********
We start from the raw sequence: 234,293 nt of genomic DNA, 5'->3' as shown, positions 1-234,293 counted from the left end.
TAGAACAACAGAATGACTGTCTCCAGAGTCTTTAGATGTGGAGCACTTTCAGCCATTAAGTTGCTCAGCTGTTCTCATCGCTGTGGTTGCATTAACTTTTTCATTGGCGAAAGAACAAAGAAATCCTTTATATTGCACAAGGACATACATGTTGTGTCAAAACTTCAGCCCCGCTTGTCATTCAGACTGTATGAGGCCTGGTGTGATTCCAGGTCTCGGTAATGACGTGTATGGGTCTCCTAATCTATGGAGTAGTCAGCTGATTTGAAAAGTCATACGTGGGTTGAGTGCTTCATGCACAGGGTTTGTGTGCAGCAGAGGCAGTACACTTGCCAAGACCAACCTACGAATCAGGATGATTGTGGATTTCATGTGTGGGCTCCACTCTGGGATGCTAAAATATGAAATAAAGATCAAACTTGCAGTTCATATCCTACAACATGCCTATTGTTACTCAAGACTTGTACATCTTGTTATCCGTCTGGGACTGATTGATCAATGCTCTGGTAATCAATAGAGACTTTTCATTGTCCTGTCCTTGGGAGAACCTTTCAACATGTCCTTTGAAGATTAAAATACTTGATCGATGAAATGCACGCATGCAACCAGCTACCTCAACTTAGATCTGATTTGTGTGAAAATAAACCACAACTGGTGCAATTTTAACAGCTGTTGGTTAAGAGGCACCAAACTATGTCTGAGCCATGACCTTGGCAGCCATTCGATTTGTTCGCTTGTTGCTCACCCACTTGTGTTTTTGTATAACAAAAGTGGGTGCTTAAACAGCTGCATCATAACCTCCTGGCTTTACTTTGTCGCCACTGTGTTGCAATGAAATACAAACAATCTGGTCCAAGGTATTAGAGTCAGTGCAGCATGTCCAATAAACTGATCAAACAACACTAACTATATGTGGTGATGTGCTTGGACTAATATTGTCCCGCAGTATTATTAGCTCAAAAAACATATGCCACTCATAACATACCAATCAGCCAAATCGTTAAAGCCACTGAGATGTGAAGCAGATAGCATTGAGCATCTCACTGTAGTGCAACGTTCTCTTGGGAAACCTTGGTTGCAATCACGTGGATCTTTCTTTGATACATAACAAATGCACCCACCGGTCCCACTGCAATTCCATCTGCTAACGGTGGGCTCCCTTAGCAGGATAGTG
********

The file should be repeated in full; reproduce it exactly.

We start from the raw sequence: 234,293 nt of genomic DNA, 5'->3' as shown, positions 1-234,293 counted from the left end.
TAGAACAACAGAATGACTGTCTCCAGAGTCTTTAGATGTGGAGCACTTTCAGCCATTAAGTTGCTCAGCTGTTCTCATCGCTGTGGTTGCATTAACTTTTTCATTGGCGAAAGAACAAAGAAATCCTTTATATTGCACAAGGACATACATGTTGTGTCAAAACTTCAGCCCCGCTTGTCATTCAGACTGTATGAGGCCTGGTGTGATTCCAGGTCTCGGTAATGACGTGTATGGGTCTCCTAATCTATGGAGTAGTCAGCTGATTTGAAAAGTCATACGTGGGTTGAGTGCTTCATGCACAGGGTTTGTGTGCAGCAGAGGCAGTACACTTGCCAAGACCAACCTACGAATCAGGATGATTGTGGATTTCATGTGTGGGCTCCACTCTGGGATGCTAAAATATGAAATAAAGATCAAACTTGCAGTTCATATCCTACAACATGCCTATTGTTACTCAAGACTTGTACATCTTGTTATCCGTCTGGGACTGATTGATCAATGCTCTGGTAATCAATAGAGACTTTTCATTGTCCTGTCCTTGGGAGAACCTTTCAACATGTCCTTTGAAGATTAAAATACTTGATCGATGAAATGCACGCATGCAACCAGCTACCTCAACTTAGATCTGATTTGTGTGAAAATAAACCACAACTGGTGCAATTTTAACAGCTGTTGGTTAAGAGGCACCAAACTATGTCTGAGCCATGACCTTGGCAGCCATTCGATTTGTTCGCTTGTTGCTCACCCACTTGTGTTTTTGTATAACAAAAGTGGGTGCTTAAACAGCTGCATCATAACCTCCTGGCTTTACTTTGTCGCCACTGTGTTGCAATGAAATACAAACAATCTGGTCCAAGGTATTAGAGTCAGTGCAGCATGTCCAATAAACTGATCAAACAACACTAACTATATGTGGTGATGTGCTTGGACTAATATTGTCCCGCAGTATTATTAGCTCAAAAAACATATGCCACTCATAACATACCAATCAGCCAAATCGTTAAAGCCACTGAGATGTGAAGCAGATAGCATTGAGCATCTCACTGTAGTGCAACGTTCTCTTGGGAAACCTTGGTTGCAATCACGTGGATCTTTCTTTGATACATAACAAATGCACCCACCGGTCCCACTGCAATTCCATCTGCTAACGGTGGGCTCCCTTAGCAGGATAGTG